Prices of basic commodities rising sharply

Prices of basic commodities have risen in 2012 as compared to 2011. In a snap and random survey carried by ZNCC Harare research in some of the country’s top supermarkets, the year 2012 has seen a stead rise in the prices of goods.

Basic goods
Basic goods

The price of 10kg palenta mealie meal has risen from $6,65 to $6,95 in Ok and Food World supermarkets, while a 2kg white sugar has risen from $2 to $2,10 and $2,15 in Ok and Food World respectively. The price of D’lite cooking oil has risen to $3,85 and 3,99 from $3,20 for a 2litre bottle whilst green bar washing soap has risen from $1 to $1,50 and $1,60 2 kgs salt has risen to $1 from $0,90 and 2litres Mazowe Orange has risen to $3,50 from $2,93.

Consumers have been greatly affected by the rise in prices of basic commodities pointing that goods are now expensive yet their salaries have not increased. “Basic commodities are now very expensive as prices of goods have risen as compared to last year,”said one consumer identified as only Mrs Chibise.

“Goods have risen drastically yet we have not received salary increaments,”said one Mrs Moyo.

The rise in basic commodities can be attributed to surtax on some goods that was introduced by the government with effect from January 1.

Meanwhile The cost of living as depicted by the Consumer Council of Zimbabwe’s Low-Income Urban Earner Monthly Basket for a Family of Six has shown a marginal increase from USD499.95 in December 2010 to USD509.17 in January 2011 reflecting a2 % increase.

Food Basket has increased from USD144.19 in December 2010 to USD151.80 in January 2011 reflecting a 5% increase. The food and detergents basket increased from USD155.95 in December 2010 to USD165.17 in January 2011 reflecting a 6% increase.

Generally, all products in the food basket have remained the same compared to the previous month. For some time now, the Rand has been very strong against the US dollar and fuel has gone up by 25 – 37c, but CCZ is concerned that the increase in the food basket may be attributed to the traditional behaviour of supermarkets to increasing prices towards the beginning of a new year with the anticipation that workers will receive salary increments, a behavior which CCZ abhors. Also this is in consideration that supermarkets have not responded positively to giving consumers change. The problem of change needs to be addressed urgently so as not to inconvenience consumers who need every cent they can have for transport and other needs.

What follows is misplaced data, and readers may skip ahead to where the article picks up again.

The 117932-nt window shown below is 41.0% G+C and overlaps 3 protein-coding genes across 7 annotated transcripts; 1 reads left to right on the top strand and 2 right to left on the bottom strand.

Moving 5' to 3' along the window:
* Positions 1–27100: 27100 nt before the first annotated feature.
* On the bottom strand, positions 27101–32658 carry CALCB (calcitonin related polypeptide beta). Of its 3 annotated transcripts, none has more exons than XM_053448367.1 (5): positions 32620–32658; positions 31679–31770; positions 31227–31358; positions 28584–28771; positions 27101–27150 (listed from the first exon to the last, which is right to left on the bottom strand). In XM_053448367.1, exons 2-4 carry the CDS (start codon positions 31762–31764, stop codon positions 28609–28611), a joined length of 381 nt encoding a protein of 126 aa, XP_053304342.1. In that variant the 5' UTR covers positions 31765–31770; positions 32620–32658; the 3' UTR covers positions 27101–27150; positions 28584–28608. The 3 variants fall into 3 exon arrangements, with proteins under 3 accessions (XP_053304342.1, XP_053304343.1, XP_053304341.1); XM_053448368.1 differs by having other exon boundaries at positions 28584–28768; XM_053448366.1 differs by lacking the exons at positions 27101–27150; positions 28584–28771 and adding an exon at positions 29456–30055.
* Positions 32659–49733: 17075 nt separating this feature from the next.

Locally manufactured products have increased on the market, however they are still not at competitive prices and levels as compared to imported products. In-house brands are a welcome inclusion on the shelves being offered at lower prices.

The cost of the CCZ Basket for transport, rent, water and electricity, health, education, clothing and footwear has remained the same at USD344.00. There is still a challenge in the area of water supply where a number of households are still running dry. CCZ wants to see all households receiving actual bills or at least bills generated from meters read every quarter. Consumers are still concerned about high utility bills which are being received in most areas, moreso as Harare City Council has announced its intention to increase water charges by 40% in its 2011 Budget. Relevant utility providers and Ministries are urged to deal with these challenges timeously. Sanity needs to prevail where the cost of services have to be in keeping with the salaries and wages prevailing in the environment.

Consumers are urged to always seek a fairdeal on the marketplace by ensuring that their rights are observed. Also, consumers should report any anomalies on the marketplace. They should always be proactive and assert their rights at all times. It is their right to choose products and services at competitive prices with an assurance of quality and all stakeholders need to honour the rights of consumers.

The story and snap survey was conducted by By Patson Gumbo and Daniel Muzana. The two are students on attachment from the Christian College of Southern Africa. Department of Journalism and mass communication.

Post published in: News

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